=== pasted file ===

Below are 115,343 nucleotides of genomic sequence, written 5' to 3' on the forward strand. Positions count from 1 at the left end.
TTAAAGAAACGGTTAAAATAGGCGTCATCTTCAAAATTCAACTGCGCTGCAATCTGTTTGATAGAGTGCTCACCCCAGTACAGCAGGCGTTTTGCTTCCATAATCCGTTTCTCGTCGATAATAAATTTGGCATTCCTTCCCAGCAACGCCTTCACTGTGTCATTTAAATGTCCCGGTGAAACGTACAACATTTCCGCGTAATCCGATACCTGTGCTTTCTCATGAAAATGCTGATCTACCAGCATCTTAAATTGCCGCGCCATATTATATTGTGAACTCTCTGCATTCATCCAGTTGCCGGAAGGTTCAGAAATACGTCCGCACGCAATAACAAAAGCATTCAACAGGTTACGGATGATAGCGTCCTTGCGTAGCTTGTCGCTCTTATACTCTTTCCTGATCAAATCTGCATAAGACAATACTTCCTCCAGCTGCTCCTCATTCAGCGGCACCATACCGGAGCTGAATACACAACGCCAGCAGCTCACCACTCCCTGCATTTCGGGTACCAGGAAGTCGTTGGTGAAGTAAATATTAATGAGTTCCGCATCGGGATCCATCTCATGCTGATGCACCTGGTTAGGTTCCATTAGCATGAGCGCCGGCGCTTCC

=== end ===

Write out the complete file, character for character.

Below are 115,343 nucleotides of genomic sequence, written 5' to 3' on the forward strand. Positions count from 1 at the left end.
TTAAAGAAACGGTTAAAATAGGCGTCATCTTCAAAATTCAACTGCGCTGCAATCTGTTTGATAGAGTGCTCACCCCAGTACAGCAGGCGTTTTGCTTCCATAATCCGTTTCTCGTCGATAATAAATTTGGCATTCCTTCCCAGCAACGCCTTCACTGTGTCATTTAAATGTCCCGGTGAAACGTACAACATTTCCGCGTAATCCGATACCTGTGCTTTCTCATGAAAATGCTGATCTACCAGCATCTTAAATTGCCGCGCCATATTATATTGTGAACTCTCTGCATTCATCCAGTTGCCGGAAGGTTCAGAAATACGTCCGCACGCAATAACAAAAGCATTCAACAGGTTACGGATGATAGCGTCCTTGCGTAGCTTGTCGCTCTTATACTCTTTCCTGATCAAATCTGCATAAGACAATACTTCCTCCAGCTGCTCCTCATTCAGCGGCACCATACCGGAGCTGAATACACAACGCCAGCAGCTCACCACTCCCTGCATTTCGGGTACCAGGAAGTCGTTGGTGAAGTAAATATTAATGAGTTCCGCATCGGGATCCATCTCATGCTGATGCACCTGGTTAGGTTCCATTAGCATGAGCGCCGGCGCTTCC